Jeff Conaway: I would like to go to a ‘nice place’ when I die
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In December, while reporting on a story about the reality show ‘Celebrity Rehab With Dr. Drew,’ I put in an interview request to speak to Jeff Conaway.
The actor, known for playing Kenickie in the film ‘Grease’ and as a star of the TV show ‘Taxi,’ died Friday after a long battle with health issues, most notably a serious and well-publicized drug addiction. In 2008, he signed up for the first season of the VH1 reality show ‘Celebrity Rehab,’ which features public figures struggling with issues such as drug and alcohol dependency while at Dr. Drew Pinsky’s live-in facility.
Conaway spent two seasons on the show, trying to kick an addiction to cocaine and pain pills; he threw tantrums, shouted and blacked out. For my article, I wanted to talk to him about his experience of trying to get clean on-camera, so I called his publicist. Within hours, Conaway himself left me a voice-mail message, ending it by wishing me a merry Christmas, happy Hannukah or joyous Kwanzaa. It appeared he was eager to chat, no matter how personal the subject matter.
When we finally connected over the telephone, the actor quickly began telling me how he had become addicted to drugs.
One day a few years back, he recalled, he was moving into a new house in Tarzana. He said he was trying to hang a big old oak mirror on the wall, but that when he lifted it up, he had a back spasm that later required him to have surgery. The pain from the injury eventually became so intense that he started buying ‘black market pain pills’ and doing cocaine to ease it, he said.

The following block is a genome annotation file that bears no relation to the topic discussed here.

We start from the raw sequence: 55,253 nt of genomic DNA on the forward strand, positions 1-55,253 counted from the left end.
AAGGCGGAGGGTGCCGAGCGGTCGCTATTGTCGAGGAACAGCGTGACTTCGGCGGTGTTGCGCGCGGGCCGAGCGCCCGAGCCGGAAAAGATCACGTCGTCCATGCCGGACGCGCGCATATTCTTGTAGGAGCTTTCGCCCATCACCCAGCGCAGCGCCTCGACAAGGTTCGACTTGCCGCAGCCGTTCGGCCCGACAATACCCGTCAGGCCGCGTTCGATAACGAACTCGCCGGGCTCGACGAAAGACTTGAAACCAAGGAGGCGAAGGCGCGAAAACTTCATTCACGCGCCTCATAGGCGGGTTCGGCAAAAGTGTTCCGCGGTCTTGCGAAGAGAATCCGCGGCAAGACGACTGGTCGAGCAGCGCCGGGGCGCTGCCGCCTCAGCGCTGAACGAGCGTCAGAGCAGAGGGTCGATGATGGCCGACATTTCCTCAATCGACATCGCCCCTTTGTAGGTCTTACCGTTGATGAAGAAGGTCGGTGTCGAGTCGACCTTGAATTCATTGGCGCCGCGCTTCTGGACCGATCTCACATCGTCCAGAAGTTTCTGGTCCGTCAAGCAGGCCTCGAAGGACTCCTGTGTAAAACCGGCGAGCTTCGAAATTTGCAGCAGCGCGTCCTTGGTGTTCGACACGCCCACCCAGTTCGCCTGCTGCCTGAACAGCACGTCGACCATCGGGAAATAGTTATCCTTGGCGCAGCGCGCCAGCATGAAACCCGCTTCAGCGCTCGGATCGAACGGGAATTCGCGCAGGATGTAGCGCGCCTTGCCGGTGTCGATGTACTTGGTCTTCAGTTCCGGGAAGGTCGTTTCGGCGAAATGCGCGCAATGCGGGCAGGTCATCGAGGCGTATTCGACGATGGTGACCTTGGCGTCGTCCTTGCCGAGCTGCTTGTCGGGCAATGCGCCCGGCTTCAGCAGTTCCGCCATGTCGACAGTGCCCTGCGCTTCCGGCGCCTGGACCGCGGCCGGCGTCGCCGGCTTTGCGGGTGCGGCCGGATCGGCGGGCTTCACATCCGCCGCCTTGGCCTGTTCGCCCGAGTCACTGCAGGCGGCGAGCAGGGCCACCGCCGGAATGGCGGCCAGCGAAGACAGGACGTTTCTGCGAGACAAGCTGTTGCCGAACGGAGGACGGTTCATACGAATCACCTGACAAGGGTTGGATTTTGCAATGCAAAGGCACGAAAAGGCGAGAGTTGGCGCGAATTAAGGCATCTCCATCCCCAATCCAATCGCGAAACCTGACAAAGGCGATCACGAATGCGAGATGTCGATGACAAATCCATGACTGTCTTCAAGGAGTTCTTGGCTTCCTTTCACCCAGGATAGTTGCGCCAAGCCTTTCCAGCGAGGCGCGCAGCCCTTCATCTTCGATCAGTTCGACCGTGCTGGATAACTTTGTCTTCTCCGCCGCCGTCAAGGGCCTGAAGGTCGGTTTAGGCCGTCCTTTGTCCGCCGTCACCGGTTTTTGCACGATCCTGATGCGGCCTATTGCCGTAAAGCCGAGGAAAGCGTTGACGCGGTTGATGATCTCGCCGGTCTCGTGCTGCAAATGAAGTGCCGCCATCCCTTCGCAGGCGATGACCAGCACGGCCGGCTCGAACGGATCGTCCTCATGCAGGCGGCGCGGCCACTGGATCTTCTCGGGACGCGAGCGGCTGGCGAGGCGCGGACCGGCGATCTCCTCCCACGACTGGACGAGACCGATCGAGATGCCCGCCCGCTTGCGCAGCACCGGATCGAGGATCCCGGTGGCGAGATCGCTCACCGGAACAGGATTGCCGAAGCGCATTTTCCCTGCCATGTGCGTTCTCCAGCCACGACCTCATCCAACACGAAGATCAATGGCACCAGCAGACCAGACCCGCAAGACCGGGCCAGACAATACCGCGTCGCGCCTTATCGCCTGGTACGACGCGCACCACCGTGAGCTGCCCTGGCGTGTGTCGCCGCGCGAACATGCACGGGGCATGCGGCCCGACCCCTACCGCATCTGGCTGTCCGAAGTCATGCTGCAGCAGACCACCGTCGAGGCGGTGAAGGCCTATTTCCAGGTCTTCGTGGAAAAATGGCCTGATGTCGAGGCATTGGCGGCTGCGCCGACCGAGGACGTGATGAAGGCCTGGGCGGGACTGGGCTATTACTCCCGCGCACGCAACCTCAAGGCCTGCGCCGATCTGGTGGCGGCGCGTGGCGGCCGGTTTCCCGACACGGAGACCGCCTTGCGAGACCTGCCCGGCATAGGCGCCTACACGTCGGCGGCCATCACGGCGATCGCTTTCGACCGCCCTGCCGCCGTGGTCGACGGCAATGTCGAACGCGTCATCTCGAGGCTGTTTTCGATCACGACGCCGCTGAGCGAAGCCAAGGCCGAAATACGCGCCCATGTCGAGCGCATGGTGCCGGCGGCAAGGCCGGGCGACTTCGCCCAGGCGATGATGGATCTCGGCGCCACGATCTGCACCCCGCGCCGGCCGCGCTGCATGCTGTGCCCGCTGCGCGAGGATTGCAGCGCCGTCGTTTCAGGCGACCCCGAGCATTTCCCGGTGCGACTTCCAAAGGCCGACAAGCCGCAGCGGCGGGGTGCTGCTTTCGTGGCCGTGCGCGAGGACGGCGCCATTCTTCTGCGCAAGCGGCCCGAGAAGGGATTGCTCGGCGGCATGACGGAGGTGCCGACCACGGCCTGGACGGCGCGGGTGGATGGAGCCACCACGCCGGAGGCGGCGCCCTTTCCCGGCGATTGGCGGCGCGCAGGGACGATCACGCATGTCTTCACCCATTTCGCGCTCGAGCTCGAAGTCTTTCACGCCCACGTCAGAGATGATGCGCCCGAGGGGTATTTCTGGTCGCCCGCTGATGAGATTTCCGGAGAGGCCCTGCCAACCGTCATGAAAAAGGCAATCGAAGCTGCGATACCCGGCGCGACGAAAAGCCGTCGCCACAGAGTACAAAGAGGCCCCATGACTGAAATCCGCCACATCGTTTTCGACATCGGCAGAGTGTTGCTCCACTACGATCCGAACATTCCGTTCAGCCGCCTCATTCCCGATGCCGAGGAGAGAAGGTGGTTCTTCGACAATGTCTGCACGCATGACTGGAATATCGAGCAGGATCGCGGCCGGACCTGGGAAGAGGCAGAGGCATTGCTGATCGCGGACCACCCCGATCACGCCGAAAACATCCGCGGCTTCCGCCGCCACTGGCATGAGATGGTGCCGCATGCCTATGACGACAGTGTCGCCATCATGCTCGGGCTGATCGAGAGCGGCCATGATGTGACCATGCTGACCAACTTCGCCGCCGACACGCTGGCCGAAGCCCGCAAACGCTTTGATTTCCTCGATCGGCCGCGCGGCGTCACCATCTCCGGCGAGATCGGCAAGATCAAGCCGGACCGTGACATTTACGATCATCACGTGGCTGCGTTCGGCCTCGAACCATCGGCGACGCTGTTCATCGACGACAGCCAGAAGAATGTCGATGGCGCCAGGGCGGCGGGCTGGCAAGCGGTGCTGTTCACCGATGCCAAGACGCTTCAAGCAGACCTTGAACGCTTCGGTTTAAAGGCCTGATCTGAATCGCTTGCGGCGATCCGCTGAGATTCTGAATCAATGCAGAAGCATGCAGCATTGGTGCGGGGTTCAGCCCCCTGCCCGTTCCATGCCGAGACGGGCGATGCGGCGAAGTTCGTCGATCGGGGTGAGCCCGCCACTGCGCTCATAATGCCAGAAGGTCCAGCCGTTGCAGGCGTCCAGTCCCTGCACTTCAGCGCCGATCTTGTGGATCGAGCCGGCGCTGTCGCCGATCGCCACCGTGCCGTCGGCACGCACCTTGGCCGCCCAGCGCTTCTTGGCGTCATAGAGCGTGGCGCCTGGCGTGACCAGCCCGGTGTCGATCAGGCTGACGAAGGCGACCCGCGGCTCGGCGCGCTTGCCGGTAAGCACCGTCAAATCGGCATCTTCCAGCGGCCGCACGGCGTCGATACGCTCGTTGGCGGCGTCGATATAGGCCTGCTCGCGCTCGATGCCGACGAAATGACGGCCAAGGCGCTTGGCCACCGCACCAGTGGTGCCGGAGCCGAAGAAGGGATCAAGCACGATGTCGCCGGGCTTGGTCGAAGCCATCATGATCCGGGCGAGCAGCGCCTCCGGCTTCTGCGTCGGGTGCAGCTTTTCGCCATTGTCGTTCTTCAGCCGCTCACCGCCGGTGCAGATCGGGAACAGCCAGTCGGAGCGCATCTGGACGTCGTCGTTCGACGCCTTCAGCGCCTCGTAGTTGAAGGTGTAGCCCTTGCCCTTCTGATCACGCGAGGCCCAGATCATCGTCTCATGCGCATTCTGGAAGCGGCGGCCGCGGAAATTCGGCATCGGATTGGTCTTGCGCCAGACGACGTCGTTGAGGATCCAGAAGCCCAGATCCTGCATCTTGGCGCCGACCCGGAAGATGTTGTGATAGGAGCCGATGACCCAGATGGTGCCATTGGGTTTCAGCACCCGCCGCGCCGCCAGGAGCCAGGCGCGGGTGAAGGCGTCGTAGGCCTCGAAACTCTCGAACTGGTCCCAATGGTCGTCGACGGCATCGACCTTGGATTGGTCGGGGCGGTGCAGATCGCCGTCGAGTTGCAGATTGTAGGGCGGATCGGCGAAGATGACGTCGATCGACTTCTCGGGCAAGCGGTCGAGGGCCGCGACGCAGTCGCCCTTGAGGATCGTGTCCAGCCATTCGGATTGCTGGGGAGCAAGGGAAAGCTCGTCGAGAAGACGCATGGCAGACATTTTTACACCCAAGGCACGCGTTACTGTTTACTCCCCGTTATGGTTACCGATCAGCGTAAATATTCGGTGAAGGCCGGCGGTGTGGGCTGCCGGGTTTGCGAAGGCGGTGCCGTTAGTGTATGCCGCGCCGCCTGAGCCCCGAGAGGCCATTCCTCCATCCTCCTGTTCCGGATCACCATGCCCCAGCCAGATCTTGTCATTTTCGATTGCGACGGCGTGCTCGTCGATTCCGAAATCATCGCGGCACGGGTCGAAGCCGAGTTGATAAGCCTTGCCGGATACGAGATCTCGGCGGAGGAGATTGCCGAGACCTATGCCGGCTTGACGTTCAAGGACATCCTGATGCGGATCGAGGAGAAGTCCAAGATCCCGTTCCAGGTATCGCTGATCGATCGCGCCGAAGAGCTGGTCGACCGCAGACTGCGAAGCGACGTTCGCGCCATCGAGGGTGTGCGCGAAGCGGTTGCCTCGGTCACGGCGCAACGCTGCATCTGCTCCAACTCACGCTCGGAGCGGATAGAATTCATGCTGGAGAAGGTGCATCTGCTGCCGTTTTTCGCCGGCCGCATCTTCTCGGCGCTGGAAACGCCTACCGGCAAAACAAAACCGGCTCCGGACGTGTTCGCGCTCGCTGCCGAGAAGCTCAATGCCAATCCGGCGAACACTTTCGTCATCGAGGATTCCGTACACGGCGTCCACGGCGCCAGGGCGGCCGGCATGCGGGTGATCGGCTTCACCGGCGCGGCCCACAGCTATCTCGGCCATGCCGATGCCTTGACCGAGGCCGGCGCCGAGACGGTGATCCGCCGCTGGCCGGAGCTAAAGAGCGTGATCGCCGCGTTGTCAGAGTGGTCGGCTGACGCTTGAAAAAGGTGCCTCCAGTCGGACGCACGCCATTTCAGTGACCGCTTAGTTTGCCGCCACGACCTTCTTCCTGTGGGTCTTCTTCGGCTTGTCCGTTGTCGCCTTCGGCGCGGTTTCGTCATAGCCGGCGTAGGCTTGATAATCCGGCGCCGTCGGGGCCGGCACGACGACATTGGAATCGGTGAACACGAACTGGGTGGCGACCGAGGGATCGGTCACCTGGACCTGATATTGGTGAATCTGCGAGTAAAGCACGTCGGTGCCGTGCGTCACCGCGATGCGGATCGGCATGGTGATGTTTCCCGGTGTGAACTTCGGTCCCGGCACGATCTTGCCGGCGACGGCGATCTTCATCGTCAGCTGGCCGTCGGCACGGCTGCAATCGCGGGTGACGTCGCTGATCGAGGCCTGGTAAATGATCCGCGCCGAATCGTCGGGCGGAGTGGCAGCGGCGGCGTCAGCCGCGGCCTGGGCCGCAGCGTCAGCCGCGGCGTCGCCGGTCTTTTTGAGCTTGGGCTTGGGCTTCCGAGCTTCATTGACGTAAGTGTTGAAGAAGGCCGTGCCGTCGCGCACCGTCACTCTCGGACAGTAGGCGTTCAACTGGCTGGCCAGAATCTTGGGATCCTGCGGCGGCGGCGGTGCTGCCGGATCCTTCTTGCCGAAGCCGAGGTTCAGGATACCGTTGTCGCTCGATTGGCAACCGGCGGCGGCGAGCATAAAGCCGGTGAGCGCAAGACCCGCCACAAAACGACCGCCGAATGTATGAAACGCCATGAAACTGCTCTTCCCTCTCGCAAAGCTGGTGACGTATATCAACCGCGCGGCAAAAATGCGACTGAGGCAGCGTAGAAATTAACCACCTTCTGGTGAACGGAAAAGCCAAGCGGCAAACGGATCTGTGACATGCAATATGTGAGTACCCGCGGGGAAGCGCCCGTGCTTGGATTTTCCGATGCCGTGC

Conaway said that just when he had decided he needed to enter a rehabilitation program, he received a call from a television producer asking if he’d be interested in joining ‘Celebrity Rehab.’
‘I said, ‘Are you kidding me? Somebody is going to pay me to do what I was about to pay grands for?’ Boy, God was saying, ‘Do I have a present for you,’' he said.
But wasn’t he worried about detoxing on national television, I asked? Wasn’t that embarrassing -- and worse, wouldn’t it further damage his reputation as an actor?
‘I would have gone into rehab one way or another, and I had a story to tell,’ he said plainly. ‘If I can tell my story, and help anybody else in the interim, then that’s icing on the cake. I’ve always been pretty open about my past days of drug addiction. My life is pretty much an open book.’
Indeed, Conaway was refreshingly honest and almost uncomfortably open about his struggles. On the phone in December, he said was depressed and had begun to ‘go through all these things over again.’ He was writing stories about his feelings to try to get through the difficult period. At the time, he was readying himself for a January hip replacement. He had also recently finished a CD with his on-again-off-again girlfriend, Victoria Spinoza, called ‘Vikki and Kenickie’ that he requested I tell readers to look up on iTunes.
Toward the end of the conversation, when he began to talk about his ongoing struggles, he started to weep. What got him through each day, he said, was the love he received from passersby on the street who told him his story had touched them.
‘I don’t know where actors go after they die,’ he said, ‘but I know people who help other people have a nice place to go. And I would like to go there if I can.’
-- Amy Kaufman